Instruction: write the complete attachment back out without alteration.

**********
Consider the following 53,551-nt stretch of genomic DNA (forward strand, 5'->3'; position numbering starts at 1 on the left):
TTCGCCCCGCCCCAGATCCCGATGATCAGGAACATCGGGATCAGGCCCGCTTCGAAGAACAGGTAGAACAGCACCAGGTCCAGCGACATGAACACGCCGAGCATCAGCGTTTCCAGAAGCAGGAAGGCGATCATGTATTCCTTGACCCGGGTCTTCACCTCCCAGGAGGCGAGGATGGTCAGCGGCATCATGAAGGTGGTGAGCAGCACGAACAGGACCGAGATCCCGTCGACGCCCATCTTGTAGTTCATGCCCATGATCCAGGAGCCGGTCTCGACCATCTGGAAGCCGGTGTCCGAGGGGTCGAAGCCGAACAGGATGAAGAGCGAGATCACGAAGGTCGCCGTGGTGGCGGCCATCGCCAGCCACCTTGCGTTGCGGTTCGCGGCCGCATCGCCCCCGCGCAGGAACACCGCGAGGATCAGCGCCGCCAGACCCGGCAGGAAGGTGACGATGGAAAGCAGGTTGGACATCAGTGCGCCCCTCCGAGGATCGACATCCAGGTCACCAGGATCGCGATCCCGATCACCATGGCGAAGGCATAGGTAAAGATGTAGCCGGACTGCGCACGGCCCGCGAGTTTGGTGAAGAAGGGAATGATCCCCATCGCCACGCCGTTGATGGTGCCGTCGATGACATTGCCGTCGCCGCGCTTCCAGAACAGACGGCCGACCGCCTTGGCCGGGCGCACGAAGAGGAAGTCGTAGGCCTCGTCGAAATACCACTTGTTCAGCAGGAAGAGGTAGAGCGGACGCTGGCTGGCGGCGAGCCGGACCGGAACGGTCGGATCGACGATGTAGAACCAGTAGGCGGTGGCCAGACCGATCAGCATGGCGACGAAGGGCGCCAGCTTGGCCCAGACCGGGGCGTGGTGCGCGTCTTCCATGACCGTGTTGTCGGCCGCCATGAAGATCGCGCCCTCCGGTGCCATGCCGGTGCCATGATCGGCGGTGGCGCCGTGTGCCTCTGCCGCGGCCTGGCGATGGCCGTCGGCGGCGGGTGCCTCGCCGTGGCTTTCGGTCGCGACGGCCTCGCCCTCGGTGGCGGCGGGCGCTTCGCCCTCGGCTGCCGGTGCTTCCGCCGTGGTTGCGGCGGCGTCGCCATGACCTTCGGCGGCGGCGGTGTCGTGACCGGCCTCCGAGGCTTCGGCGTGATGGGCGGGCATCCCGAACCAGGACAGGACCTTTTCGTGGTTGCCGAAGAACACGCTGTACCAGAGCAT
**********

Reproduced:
Consider the following 53,551-nt stretch of genomic DNA (forward strand, 5'->3'; position numbering starts at 1 on the left):
TTCGCCCCGCCCCAGATCCCGATGATCAGGAACATCGGGATCAGGCCCGCTTCGAAGAACAGGTAGAACAGCACCAGGTCCAGCGACATGAACACGCCGAGCATCAGCGTTTCCAGAAGCAGGAAGGCGATCATGTATTCCTTGACCCGGGTCTTCACCTCCCAGGAGGCGAGGATGGTCAGCGGCATCATGAAGGTGGTGAGCAGCACGAACAGGACCGAGATCCCGTCGACGCCCATCTTGTAGTTCATGCCCATGATCCAGGAGCCGGTCTCGACCATCTGGAAGCCGGTGTCCGAGGGGTCGAAGCCGAACAGGATGAAGAGCGAGATCACGAAGGTCGCCGTGGTGGCGGCCATCGCCAGCCACCTTGCGTTGCGGTTCGCGGCCGCATCGCCCCCGCGCAGGAACACCGCGAGGATCAGCGCCGCCAGACCCGGCAGGAAGGTGACGATGGAAAGCAGGTTGGACATCAGTGCGCCCCTCCGAGGATCGACATCCAGGTCACCAGGATCGCGATCCCGATCACCATGGCGAAGGCATAGGTAAAGATGTAGCCGGACTGCGCACGGCCCGCGAGTTTGGTGAAGAAGGGAATGATCCCCATCGCCACGCCGTTGATGGTGCCGTCGATGACATTGCCGTCGCCGCGCTTCCAGAACAGACGGCCGACCGCCTTGGCCGGGCGCACGAAGAGGAAGTCGTAGGCCTCGTCGAAATACCACTTGTTCAGCAGGAAGAGGTAGAGCGGACGCTGGCTGGCGGCGAGCCGGACCGGAACGGTCGGATCGACGATGTAGAACCAGTAGGCGGTGGCCAGACCGATCAGCATGGCGACGAAGGGCGCCAGCTTGGCCCAGACCGGGGCGTGGTGCGCGTCTTCCATGACCGTGTTGTCGGCCGCCATGAAGATCGCGCCCTCCGGTGCCATGCCGGTGCCATGATCGGCGGTGGCGCCGTGTGCCTCTGCCGCGGCCTGGCGATGGCCGTCGGCGGCGGGTGCCTCGCCGTGGCTTTCGGTCGCGACGGCCTCGCCCTCGGTGGCGGCGGGCGCTTCGCCCTCGGCTGCCGGTGCTTCCGCCGTGGTTGCGGCGGCGTCGCCATGACCTTCGGCGGCGGCGGTGTCGTGACCGGCCTCCGAGGCTTCGGCGTGATGGGCGGGCATCCCGAACCAGGACAGGACCTTTTCGTGGTTGCCGAAGAACACGCTGTACCAGAGCAT